EU-Turkey deal fails to stem refugee flight to Greece

The Pak Banker - - 6BUSINESS -

LES­BOS: They waved, cheered and smiled, elated to have made it to Europe at dawn on Sun­day in a packed blue rubber mo­tor boat. The 50 or so refugees and mi­grants were among the first to ar­rive on the Greek is­land of Les­bos on day one af­ter an EU deal with Turkey de­signed to close the route by which a mil­lion peo­ple crossed the Aegean Sea to Greece in 2015.

Ex­hausted but re­lieved, the new ar­rivals wrapped their wet feet in ther­mal blan­kets as vol­un­teers handed out dry clothes and sup­plies.

Reuters wit­nesses saw three boats ar­rive within an hour in dark­ness in the early hours of Sun­day. Two men were pulled out un­con­scious from one of the boats amid the screams of fel­low pas­sen­gers and were later pro­nounced dead.

Twelve boats had ar­rived on the shore­line near the air­port by 6 a.m. (0400 GMT), a po­lice of­fi­cial said.

Un­der the Euro­pean Union deal with Turkey, all mi­grants and refugees, in­clud­ing Syr­i­ans, who cross to Greece il­le­gally by sea from Sun­day will be sent back to Turkey once they are reg­is­tered and their asy­lum claims have been pro­cessed.

In re­turn, the EU will take in thou­sands of Syr­ian refugees di­rectly from Turkey and re­ward it with more money, early visafree travel and progress in its EU mem­ber­ship ne­go­ti­a­tions.

Among the ar­rivals on the sea­weed strewn beach on the south of Les­bos was Syr­ian Hus­sein Ali Muham­mad, whose stud­ies were in­ter­rupted af­ter the war be­gan. He said he wanted to go to Den­mark to con­tinue univer­sity. Asked if he was aware of the Euro­pean de­ci­sion, he said:

"I know that. I hope to cross th­ese bor­ders. I hope I com­plete my stud­ies here (in Europe), just this. I don't want money, I just want to com­plete my stud­ies. This is my mes­sage."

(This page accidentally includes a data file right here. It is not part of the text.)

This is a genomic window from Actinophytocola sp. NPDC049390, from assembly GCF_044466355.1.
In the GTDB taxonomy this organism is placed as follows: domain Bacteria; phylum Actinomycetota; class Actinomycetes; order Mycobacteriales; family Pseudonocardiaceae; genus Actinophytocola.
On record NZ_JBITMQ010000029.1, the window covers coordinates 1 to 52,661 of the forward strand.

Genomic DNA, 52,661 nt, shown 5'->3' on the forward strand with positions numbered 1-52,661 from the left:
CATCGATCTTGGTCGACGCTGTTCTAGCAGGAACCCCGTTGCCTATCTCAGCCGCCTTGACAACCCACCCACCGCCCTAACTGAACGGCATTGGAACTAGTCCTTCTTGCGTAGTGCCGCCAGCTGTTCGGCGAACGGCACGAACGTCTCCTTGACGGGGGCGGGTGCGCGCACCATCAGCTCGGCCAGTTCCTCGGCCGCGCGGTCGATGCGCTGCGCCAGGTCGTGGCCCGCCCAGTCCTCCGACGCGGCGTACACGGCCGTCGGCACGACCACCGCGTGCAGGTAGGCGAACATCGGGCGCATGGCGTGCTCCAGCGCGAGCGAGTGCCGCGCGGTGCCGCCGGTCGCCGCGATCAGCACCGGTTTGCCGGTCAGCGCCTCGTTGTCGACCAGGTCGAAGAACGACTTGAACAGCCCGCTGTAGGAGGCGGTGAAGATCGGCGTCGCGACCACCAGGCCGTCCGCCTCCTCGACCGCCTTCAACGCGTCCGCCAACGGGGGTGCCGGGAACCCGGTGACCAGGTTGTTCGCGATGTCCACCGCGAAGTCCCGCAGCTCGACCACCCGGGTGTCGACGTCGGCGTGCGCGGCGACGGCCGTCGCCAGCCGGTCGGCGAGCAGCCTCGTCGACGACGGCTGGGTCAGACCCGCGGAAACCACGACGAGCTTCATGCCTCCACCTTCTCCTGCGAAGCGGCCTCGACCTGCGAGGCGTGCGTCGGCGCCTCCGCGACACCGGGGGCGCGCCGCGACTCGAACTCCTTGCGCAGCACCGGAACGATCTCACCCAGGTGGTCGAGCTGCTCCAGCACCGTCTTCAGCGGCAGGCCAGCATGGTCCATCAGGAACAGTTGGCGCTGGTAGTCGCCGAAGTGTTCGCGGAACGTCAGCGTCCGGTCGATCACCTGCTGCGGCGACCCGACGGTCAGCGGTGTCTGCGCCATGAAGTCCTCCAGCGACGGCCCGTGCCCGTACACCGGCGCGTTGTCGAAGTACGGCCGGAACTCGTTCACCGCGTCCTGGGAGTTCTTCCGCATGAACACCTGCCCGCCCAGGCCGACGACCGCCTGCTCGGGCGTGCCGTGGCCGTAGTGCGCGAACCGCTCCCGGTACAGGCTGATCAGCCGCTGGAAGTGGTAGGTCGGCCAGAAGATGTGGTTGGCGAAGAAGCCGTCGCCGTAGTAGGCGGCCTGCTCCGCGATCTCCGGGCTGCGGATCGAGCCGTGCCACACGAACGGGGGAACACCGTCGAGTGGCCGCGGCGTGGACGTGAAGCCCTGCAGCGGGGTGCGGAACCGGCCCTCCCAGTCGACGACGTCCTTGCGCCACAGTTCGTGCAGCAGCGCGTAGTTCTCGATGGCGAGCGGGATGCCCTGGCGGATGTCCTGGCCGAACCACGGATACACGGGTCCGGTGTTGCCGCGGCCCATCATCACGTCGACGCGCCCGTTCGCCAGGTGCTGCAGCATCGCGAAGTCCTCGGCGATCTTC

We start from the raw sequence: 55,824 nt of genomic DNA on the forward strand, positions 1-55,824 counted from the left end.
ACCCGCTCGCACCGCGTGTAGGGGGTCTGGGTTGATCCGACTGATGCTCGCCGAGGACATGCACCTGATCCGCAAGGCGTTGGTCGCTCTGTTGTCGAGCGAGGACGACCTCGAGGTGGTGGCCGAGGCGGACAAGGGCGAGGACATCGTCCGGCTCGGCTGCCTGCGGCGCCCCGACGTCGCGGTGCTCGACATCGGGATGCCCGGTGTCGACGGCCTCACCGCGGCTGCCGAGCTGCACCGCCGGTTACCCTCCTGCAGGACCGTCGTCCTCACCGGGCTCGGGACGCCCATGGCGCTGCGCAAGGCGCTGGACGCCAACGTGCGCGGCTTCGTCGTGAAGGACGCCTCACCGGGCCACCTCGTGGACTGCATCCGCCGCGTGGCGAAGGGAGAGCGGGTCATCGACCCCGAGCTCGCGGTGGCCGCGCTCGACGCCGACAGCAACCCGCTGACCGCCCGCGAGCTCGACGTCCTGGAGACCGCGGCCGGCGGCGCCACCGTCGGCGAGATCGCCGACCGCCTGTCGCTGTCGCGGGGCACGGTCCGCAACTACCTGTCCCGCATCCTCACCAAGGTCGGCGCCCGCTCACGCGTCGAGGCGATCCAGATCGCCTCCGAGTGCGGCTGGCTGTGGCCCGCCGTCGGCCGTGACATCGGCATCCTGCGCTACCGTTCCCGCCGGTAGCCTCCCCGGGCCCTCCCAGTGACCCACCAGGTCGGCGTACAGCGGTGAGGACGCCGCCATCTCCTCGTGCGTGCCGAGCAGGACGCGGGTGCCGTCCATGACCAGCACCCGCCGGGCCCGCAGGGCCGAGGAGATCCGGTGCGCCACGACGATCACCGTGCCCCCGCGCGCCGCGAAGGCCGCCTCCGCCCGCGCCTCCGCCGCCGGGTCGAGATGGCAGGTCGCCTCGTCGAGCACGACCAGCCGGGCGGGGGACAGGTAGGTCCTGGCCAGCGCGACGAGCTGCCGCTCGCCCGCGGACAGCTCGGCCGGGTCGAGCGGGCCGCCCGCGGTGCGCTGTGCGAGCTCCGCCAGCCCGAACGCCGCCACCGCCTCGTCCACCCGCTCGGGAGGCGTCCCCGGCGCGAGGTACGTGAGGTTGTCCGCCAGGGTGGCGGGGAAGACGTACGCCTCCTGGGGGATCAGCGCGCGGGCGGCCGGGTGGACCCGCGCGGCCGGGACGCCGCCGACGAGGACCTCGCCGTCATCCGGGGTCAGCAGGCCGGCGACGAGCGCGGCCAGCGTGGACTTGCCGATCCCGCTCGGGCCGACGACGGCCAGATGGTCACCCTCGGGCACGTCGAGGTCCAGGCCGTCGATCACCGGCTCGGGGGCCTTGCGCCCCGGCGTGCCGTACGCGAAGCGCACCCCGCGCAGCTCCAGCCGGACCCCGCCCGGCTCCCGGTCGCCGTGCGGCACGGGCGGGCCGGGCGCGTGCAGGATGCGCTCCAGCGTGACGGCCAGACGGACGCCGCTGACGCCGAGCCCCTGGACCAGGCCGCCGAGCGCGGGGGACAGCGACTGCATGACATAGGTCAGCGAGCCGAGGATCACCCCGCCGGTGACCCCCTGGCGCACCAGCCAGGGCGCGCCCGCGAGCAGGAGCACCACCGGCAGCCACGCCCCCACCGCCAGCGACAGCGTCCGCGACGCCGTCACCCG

Muhammed, who worked odd jobs in Turkey to pay a smug­gler to bring him across, said he did not want to go back.

"I worked very, very hard in Turkey, I col­lected the money to come here ... It's very dan­ger­ous and not good."

An­other ar­rival, 30-year-old com­puter en­gi­neer Mo­hammed from Daraa in Syria, said he hoped to stay in Greece un­til he found a way to be re­united with his wife and son in Ger­many.

"I know the de­ci­sion. I hope to (meet with) my wife and chil­dren," he said.

The re­turns to Turkey are due to be­gin on April 4, as would re­set­tle­ment of Syr­ian refugees in Europe.

Doubts re­main about whether the deal is le­gal or work­able. It was not clear what would hap­pen to the tens of thou­sands of mi­grants and refugees al­ready in Greece.

Au­thor­i­ties in Les­bos be­gan re­mov­ing refugees and mi­grants from the is­land on Satur­day to make space for new ar­rivals. The is­land has a ca­pac­ity to host 3,500 peo­ple at a place set up to reg­is­ter ar­rivals.

At least 144,000 peo­ple, mostly Syr­i­ans, Iraqis and Afghans, have ar­rived in Greece so far in 2016 ac­cord­ing to U.N. refugee agency data. About 60 per­cent were women and chil­dren.

Of those peo­ple, more than half landed on Les­bos, the is­land on the front­line of Europe's big­gest mi­gra­tion cri­sis since World War Two. Some 1,150 peo­ple a day con­tin­ued to ar­rive in Greece from Turkey this month.

Few, if any, had planned to stay in the coun­try, seek­ing in­stead a route to north­ern Europe where more sup­port and jobs are avail­able than in Greece, which is in the grip of an eco­nomic cri­sis. But bor­der clo­sures along the main route north through the Balkans have meant at least 47,000 peo­ple are stranded in Greece, in camps and ports across the coun­try. More than 10,500 peo­ple re­main at a squalid tent camp near the Mace­do­nian bor­der hop­ing to cross.

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